Danita Aarrestad has seen her fair share of patients struggling with Alzheimer’s disease.
Her mother and grandmother both suffered from the disease, which affects thousands of Saskatchewan residents, and she’s seen many more in her role as a long-term caregiver and registered nurse.
On Sunday, she was out doing something about it.
Aarrestad was one of roughly 200 people who came out to raise money for programing and research at the 2018 Walk for Alzheimer’s in the Alfred Jenkins Field House.
“People don’t know what to do,” Aarrestad said when asked about the effects Alzheimer’s can have on families. “When my grandmother was dealing with it … there weren’t the resources that there are now, and that’s why I like to support (the walk.) The only way families can get through it is if they have help.”
Aarrestad says Alzheimer’s isn’t in the public consciousness as much as other diseases, but she predicts that will change as Canada’s largest demographic, the baby boomers, continue to age. That’s a sentiment shared by Alzheimer’s Society of Saskatchewan event coordinator Angela Klaassen.
She was in Prince Albert to help local volunteers run Sunday’s walk. She said Saskatchewan residents already have a strong grasp of how the disease works, but emphasized that there’s always room for improvement.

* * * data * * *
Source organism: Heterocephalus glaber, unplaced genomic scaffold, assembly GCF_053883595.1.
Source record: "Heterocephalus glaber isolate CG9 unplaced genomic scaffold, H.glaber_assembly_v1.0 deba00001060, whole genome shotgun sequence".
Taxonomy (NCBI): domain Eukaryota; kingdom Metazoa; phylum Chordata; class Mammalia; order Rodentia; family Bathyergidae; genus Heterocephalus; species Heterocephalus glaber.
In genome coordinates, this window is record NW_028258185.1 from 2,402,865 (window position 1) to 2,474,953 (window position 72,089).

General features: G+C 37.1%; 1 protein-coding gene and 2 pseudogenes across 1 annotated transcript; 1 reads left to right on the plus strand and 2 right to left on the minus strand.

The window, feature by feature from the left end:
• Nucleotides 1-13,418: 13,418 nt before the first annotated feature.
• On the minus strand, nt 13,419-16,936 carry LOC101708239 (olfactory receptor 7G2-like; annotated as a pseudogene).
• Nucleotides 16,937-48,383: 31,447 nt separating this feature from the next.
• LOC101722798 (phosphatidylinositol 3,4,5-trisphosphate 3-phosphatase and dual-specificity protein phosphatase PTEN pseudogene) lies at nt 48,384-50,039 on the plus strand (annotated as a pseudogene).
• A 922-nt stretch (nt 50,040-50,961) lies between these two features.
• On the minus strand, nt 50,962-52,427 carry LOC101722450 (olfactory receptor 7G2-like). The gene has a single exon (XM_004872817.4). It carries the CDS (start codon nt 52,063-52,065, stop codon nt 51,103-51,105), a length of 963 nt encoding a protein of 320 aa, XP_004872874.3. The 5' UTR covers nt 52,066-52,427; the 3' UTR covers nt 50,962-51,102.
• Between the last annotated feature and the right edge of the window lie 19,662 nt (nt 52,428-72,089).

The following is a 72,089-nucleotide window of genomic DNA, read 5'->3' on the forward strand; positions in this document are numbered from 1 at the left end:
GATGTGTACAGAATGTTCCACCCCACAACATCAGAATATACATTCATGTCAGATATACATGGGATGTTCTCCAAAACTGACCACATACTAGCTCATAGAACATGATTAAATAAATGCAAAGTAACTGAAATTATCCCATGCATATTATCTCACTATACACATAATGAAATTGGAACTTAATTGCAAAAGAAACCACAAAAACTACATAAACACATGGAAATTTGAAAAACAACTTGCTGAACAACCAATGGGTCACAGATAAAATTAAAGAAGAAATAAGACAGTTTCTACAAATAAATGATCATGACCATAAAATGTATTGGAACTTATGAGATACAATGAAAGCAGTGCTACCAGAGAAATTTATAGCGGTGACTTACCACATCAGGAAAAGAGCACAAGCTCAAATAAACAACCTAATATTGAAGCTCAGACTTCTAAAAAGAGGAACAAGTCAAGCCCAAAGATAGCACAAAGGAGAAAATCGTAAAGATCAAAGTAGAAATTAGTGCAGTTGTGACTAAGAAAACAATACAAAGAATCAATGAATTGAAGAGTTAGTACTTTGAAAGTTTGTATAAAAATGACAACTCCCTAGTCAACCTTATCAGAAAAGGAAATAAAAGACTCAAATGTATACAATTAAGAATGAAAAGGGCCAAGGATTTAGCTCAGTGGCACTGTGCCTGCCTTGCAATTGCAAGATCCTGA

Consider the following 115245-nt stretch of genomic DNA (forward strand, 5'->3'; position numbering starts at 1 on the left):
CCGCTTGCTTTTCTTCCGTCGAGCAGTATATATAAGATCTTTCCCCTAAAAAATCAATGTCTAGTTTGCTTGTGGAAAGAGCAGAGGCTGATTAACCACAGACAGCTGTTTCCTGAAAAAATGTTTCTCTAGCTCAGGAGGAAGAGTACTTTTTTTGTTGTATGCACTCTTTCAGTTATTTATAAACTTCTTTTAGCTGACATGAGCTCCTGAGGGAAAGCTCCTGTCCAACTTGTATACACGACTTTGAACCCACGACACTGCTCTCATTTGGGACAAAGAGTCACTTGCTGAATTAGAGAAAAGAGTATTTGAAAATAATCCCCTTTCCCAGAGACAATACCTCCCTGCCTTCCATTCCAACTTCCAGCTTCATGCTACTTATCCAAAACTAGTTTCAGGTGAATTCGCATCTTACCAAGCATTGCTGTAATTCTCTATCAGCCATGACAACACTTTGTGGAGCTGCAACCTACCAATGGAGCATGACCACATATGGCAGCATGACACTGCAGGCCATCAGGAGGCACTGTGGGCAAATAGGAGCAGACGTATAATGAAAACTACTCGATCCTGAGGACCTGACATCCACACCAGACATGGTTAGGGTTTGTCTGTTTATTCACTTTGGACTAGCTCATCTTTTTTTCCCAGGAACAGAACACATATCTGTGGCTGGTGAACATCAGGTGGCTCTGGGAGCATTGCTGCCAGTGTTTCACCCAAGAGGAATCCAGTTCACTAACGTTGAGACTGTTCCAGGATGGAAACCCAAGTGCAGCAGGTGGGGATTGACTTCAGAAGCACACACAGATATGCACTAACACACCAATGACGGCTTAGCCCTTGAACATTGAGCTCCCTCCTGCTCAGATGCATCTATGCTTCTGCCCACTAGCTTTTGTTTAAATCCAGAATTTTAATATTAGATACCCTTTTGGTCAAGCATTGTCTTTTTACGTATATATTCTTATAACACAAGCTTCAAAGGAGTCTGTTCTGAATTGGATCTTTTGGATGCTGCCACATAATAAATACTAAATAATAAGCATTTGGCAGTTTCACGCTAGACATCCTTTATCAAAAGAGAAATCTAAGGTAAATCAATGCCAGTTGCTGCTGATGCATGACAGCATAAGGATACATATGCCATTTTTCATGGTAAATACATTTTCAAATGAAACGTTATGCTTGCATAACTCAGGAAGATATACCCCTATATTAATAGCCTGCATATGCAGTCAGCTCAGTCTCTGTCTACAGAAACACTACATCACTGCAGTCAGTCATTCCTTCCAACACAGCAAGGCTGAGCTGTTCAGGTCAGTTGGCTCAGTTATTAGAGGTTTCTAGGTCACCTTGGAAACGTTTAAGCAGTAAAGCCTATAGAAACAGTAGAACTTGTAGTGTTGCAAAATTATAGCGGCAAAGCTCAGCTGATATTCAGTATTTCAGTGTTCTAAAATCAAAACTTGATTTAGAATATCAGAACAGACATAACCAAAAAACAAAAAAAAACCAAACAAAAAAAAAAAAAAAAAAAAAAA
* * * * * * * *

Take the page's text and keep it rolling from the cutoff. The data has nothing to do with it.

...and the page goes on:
“There can always be more awareness, with it being such a growing concern with the aging population,” she said. “I think it’s always great to have more community awareness throughout Saskatchewan.”
According to the Alzheimer’s Society, roughly 19,000 Saskatchewan residents live with the disease, or with a related type of dementia. Funds raised from Sunday’s walk will help provide programming options for those residents and their families, while also funding Alzheimer’s-related research projects.
Klaassen said Sunday’s event was one of the most well-attended walks they’ve had in Prince Albert in some time.
Now, the Alzheimer’s Society of Saskatchewan is just hoping to build on that momentum.
As for walkers like Aarrestad, they’re hoping patients and their families will have more and more help in the future.
“Alzheimer’s is just coming to the forefront, and as an aging population, we’re just going to need more aging resources to deal with it,” she explained.